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Bioavailability of Octamethylcyclotetrasiloxane ( D4) after Exposure to Silicones by Inhalation and Implantation
Hoan-My Do Luu and Joseph C. Hutter
Environmental Health Perspectives
Vol. 109, No. 11 (Nov., 2001), pp. 1095-1101
Published by: The National Institute of Environmental Health Sciences
Stable URL: http://www.jstor.org/stable/3454854
Page Count: 7
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We developed a physiologically based pharmacokinetic (PBPK) model to predict the target organ doses of octamethylcyclotetrasiloxane ( D4) after intravenous (IV), inhalation, or implantation exposures. The model used 14 C- D4 IV disposition data in rats to estimate tissue distribution coefficients, metabolism, and excretion parameters. We validated the model by comparing the predicted blood and tissues concentrations of D4 after inhalation to experimental results in both rats and humans. We then used the model to simulate D4 kinetics after single and/or repeated D4 exposures in rats and humans. The model predicted bioaccumulation of D4 in fatty tissues (e.g., breast), especially in women. Because of its high lipid solubility (Log Poct/water=5.1), D4 persisted in fat with a half life of 11.1 days after inhalation and 18.2 days after breast implant exposure. Metabolism and excretion remained constant with repeated exposures, larger doses, and/or different routes of exposure. The accumulation of D4 in fatty tissues should play an important role in the risk assessment of D4 especially in women exposed daily to multiple personal care products and silicone breast implants.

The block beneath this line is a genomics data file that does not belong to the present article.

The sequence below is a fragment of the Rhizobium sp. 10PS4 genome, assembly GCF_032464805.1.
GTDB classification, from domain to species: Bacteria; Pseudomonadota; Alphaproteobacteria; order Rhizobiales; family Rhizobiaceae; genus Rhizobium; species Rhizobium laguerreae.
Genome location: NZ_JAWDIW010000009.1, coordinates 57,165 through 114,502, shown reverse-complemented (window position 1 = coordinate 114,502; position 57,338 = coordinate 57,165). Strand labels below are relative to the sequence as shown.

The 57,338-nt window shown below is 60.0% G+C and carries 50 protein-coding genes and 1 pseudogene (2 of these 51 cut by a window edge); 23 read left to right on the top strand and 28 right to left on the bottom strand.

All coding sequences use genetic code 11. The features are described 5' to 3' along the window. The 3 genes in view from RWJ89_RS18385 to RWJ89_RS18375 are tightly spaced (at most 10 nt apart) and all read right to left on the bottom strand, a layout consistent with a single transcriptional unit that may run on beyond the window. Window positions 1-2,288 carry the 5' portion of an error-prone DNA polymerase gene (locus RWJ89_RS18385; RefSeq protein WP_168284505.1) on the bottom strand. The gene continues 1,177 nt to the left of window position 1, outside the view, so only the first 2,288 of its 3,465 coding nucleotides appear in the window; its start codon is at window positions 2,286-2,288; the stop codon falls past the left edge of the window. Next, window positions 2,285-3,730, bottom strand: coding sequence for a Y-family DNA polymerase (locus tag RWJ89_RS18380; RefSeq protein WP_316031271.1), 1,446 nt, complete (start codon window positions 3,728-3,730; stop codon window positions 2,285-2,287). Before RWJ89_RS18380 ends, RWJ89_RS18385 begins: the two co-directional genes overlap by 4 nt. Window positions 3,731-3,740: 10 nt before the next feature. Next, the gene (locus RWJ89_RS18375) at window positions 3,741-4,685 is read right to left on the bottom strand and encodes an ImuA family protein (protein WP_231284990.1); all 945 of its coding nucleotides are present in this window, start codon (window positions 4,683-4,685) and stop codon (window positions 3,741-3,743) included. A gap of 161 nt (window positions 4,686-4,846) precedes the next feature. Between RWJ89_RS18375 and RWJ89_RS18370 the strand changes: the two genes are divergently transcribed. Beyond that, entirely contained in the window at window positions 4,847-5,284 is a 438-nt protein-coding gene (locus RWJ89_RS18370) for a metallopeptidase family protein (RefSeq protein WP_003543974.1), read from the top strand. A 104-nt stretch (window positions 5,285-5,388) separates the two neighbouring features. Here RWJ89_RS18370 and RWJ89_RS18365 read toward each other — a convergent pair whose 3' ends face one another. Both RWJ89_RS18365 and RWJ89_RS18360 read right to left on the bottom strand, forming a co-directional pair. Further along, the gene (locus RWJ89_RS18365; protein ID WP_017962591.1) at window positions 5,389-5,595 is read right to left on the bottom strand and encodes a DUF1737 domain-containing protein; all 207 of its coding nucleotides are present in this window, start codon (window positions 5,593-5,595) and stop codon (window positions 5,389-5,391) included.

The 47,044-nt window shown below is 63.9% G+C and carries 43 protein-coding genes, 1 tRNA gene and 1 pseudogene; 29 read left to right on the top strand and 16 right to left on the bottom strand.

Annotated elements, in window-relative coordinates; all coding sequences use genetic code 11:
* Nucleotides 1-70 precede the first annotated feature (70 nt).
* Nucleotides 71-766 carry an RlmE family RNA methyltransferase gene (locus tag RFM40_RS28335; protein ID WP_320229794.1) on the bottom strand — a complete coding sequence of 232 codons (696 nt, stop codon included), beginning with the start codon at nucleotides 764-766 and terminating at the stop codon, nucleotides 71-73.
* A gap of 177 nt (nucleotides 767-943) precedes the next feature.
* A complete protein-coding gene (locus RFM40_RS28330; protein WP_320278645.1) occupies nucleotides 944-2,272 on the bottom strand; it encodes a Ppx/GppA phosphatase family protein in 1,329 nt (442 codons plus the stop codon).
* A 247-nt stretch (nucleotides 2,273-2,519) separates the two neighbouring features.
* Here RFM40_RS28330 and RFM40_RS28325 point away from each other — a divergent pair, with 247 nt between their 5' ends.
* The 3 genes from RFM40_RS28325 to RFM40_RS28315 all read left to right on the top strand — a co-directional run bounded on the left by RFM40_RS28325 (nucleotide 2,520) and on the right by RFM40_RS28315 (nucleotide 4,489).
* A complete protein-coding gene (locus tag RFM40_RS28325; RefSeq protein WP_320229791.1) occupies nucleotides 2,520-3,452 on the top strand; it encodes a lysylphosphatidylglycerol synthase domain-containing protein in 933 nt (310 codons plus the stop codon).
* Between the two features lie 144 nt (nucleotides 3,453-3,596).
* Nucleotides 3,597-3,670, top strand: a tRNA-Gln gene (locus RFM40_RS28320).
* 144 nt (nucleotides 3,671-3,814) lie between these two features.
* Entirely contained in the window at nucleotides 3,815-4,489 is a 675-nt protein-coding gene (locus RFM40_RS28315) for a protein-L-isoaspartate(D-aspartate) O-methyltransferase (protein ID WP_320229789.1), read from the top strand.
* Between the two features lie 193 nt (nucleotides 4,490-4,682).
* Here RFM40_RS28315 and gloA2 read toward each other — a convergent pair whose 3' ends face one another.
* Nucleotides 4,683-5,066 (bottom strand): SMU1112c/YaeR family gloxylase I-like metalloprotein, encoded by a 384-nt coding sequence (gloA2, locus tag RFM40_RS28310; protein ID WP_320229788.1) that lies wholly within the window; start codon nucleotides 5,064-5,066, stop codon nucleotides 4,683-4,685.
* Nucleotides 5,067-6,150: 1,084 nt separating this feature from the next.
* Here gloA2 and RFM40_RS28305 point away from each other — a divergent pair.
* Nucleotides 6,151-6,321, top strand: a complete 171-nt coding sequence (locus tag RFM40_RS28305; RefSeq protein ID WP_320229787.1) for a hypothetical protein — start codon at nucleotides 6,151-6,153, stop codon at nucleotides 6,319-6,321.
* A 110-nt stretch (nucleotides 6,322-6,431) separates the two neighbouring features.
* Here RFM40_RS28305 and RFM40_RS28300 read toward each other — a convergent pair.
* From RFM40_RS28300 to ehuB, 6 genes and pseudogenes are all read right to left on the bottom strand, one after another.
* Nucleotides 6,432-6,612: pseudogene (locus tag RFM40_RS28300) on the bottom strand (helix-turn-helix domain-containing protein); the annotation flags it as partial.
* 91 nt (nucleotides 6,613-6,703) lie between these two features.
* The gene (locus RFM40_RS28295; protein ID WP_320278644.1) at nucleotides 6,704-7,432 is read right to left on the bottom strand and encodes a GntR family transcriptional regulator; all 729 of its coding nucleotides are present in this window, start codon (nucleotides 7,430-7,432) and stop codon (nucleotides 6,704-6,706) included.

Environmental Health Perspectives © 2001 The National Institute of Environmental Health Sciences